Small island developing states (SIDS) in the Pacific are home to only eight of the globe’s 1092 UNESCO World Heritage sites. Having ‘outstanding universal value’ is the key criteria for inscription – defined by the World Heritage Committee as ‘cultural and/or natural significance which is so exceptional as to transcend national boundaries and to be of common importance for present and future generations of all humanity’. Two of these Pacific sites – East Rennell in Solomon Islands and the Nan Madol Ceremonial Centre of Eastern Micronesia – are on UNESCO’s global list of 54 World Heritage sites in danger. East Rennell, the first site globally to be inscribed (in 1998) based on natural criteria under customary ownership and management, is in danger mainly from threats from logging and mining in West Rennell (see this Devpolicy blog). Nan Madol, which jumped straight to the in danger list immediately upon inscription in 2016, is in danger mainly from waterway siltation. In the late 2000s the World Heritage Committee launched a program to increase representation of Pacific Island countries on the World Heritage list. The program’s two five-year cycles across 2004–2015 did result in inscription of seven sites, although 28 sites in Pacific SIDS remain on UNESCO’s tentative list.
The UNESCO-coordinated Pacific World Heritage Action Plan 2016–2020 provides strategic guidance on priority regional and national actions. The plan recognises that the region offers a unique contribution to global heritage from the Pacific’s enormous wealth of cultural, island, and marine biodiversity. It is firm on the view that the Pacific – especially given its size, as it covers one third of the earth’s surface – is under-represented on UNESCO’s list. Key aims of the plan are increasing community, national, regional and global awareness of Pacific heritage, and building global recognition and support for increasing Pacific representation. In 2013, the Pacific Heritage Hub was established at the University of the South Pacific (USP) as a regional facility for world heritage knowledge management, capacity building and partnership. It received two years of initial funding from Australia (which was used to fund staff and some activities) but it now faces sustainable financing challenges (USP picked up some costs for a while). Constrained by limited funding, most of the Hub’s recent activity seems limited to information sharing – it has an active Facebook page, for example.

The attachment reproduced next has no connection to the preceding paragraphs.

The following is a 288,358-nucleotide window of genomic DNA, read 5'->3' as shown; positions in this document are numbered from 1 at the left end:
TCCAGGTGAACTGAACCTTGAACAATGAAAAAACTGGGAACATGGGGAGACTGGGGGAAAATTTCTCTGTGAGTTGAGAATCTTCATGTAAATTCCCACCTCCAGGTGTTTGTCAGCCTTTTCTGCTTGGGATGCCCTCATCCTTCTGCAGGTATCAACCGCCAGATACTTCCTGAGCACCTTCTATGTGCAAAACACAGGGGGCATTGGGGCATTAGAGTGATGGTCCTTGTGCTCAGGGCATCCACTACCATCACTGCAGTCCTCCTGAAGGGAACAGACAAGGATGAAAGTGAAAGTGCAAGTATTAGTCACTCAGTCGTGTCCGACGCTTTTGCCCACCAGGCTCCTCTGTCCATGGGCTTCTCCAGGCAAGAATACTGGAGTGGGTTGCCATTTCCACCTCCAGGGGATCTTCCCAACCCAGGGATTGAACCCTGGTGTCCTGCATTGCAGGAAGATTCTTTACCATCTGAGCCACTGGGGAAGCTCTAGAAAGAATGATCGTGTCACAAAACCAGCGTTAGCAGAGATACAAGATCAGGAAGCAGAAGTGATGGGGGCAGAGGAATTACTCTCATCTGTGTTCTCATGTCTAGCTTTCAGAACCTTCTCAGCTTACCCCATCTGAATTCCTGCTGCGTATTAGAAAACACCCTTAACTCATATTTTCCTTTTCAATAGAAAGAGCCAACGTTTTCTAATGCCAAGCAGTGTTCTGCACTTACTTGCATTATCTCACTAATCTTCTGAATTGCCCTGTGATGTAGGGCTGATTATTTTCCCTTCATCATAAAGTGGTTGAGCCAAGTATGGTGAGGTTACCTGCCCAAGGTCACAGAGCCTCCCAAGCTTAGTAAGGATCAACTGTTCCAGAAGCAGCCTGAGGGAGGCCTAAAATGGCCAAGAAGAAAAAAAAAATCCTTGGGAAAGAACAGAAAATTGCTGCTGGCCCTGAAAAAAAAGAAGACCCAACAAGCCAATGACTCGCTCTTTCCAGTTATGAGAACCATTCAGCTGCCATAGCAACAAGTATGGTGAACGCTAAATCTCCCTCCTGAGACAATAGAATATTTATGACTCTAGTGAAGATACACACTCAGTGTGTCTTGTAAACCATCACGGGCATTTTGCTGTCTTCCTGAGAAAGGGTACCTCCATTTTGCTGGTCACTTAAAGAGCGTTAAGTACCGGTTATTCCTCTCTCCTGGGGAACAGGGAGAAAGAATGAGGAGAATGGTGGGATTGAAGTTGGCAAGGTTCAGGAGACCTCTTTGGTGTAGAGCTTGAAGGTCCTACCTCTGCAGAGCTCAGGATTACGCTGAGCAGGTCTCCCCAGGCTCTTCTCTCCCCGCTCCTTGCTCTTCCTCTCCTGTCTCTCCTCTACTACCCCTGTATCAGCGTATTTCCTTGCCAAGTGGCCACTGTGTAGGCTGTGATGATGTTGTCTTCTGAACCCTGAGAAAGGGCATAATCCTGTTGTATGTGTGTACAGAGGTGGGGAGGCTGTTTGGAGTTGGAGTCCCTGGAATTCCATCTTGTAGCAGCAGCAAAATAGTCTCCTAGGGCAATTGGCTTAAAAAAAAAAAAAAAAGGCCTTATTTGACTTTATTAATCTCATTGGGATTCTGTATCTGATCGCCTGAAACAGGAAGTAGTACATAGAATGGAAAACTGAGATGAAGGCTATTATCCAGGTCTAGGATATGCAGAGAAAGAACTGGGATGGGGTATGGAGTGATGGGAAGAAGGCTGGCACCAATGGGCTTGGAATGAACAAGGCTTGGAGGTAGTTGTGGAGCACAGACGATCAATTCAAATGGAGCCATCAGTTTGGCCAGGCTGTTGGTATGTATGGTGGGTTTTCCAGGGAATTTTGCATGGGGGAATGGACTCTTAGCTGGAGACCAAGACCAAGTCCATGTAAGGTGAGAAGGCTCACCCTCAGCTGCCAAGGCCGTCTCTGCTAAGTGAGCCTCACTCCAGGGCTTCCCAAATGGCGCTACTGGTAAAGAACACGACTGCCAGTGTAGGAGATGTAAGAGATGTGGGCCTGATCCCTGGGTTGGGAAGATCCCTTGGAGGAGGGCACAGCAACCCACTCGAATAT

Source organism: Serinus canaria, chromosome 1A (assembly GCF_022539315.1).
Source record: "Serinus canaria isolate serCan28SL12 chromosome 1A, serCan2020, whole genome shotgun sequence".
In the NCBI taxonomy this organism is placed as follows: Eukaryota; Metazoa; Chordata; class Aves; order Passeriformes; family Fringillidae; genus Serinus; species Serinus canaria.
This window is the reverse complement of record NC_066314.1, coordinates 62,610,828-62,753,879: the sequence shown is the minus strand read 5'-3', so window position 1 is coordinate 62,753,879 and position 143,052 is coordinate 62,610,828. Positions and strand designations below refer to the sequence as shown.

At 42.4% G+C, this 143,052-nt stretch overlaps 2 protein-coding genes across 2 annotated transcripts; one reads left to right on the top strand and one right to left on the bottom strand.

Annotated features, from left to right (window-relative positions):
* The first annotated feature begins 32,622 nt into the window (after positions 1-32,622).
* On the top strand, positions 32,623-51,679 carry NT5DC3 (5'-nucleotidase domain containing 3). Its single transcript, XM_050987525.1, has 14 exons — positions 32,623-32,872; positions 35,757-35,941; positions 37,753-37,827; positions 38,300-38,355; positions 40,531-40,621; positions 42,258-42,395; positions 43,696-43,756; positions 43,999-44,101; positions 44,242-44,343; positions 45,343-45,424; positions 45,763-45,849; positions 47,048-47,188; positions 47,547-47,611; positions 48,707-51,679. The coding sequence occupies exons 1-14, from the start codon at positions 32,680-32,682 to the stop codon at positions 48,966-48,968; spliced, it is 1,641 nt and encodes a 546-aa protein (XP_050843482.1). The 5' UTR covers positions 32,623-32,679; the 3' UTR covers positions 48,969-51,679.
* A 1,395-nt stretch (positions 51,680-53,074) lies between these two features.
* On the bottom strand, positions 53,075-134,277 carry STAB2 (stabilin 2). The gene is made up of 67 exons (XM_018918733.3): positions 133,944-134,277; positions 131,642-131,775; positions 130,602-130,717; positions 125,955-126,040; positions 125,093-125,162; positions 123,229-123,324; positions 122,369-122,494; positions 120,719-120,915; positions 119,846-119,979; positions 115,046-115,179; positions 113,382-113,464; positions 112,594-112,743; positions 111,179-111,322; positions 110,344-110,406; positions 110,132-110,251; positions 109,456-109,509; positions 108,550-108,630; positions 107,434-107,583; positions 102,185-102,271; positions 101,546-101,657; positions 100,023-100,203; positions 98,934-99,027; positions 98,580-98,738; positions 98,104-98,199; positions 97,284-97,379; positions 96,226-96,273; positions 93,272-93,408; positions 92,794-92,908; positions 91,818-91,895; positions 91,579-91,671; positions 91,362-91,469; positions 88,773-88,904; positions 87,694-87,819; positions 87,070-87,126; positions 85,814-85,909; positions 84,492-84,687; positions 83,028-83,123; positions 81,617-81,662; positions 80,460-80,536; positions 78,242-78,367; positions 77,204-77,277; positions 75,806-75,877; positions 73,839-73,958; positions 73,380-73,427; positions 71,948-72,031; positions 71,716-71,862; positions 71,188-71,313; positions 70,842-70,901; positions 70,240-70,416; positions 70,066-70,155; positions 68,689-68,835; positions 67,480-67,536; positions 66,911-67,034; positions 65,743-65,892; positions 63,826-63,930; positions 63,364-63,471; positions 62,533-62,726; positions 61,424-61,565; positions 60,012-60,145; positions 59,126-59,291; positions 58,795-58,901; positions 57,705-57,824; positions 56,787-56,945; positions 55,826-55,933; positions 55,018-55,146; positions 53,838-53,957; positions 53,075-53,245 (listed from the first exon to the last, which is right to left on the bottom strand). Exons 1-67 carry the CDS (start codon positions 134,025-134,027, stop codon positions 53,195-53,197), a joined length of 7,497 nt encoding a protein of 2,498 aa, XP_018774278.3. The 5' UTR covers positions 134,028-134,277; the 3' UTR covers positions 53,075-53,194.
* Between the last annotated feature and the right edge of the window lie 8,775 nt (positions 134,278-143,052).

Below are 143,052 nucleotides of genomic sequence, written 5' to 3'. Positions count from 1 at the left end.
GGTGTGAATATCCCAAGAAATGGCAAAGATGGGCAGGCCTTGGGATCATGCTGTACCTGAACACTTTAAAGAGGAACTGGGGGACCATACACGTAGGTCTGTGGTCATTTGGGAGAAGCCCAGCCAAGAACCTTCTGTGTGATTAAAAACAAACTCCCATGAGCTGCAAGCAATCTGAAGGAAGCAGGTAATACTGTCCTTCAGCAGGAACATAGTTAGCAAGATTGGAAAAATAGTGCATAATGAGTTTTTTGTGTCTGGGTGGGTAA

The 2004–2015 period was successful in achieving greater Pacific representation. However, it’s a little hard to tell whether the more recent Pacific World Heritage Action Plan 2016–2020 and the activities of the Pacific Heritage Hub are gathering much traction. Discussions last year in Palau at a Pacific Heritage workshop suggests regional stakeholders are reasonably satisfied with progress, thanks in part to the activities of the Pacific Heritage Hub, but noted that finding a long-term funding solution for the Hub was crucial. The proposed September 2018 introduction of a Professional Certificate in Heritage Management at USP sounds like a step in the right direction. A proposed study on the economic benefits of UNESCO World Heritage listing also sounds sensible, although UNESCO is still seeking funding. (In many parts of the world listing has brought economic benefit, particularly from increased tourism, although some have argued, for example in the case of George Town in Malaysia, that this can sometimes do more harm than good.)
It is clear that Pacific SIDS remain under-represented on UNESCO’s list of World Heritage sites (in comparison, around one half of all World Heritage sites are in Europe and North America). Why is this the case? The Pacific World Heritage Action Plan identifies a long list in response to this question, including: limited awareness of Pacific cultural and natural heritage outside the region; the Pacific’s large geographic area, isolation and resource limitations; the need for increased awareness within island communities of the value of world heritage; the region’s political instability and governance issues; and increased external challenges such as globalisation, the spread of pests and diseases, and climate change. In addition, Stephanie Price points out for the case of Solomon Islands that while the World Heritage Convention requires State parties to implement the legal measures needed to conserve and protect World Heritage sites within their borders, in practice that has proved challenging. Finally, as Smith has noted, it’s a lengthy process – particularly in the Pacific where negotiations with customary landowners are usually required – to reach inscription.
In a recent Devpolicy blog, SPC’s Cameron Diver wrote that the Pacific’s biodiversity (the region is home to three of the planet’s key biodiversity hotspots: East Melanesia Islands, New Caledonia, and Polynesia-Micronesia) and rich natural and cultural heritage were key elements of why the Pacific matters. He’s absolutely right. As the region strives to preserve its heritage for future generations, increased protection through UNESCO World Heritage inscription is important. While not guaranteed (remote East Rennell is a clear case in point), benefits from increased tourism may also accrue. Cleere argues that addressing a lack of balance and representativeness of the World Heritage list is essential for future credibility of the World Heritage Convention; renewed attention to preserving Pacific heritage may go some way here.
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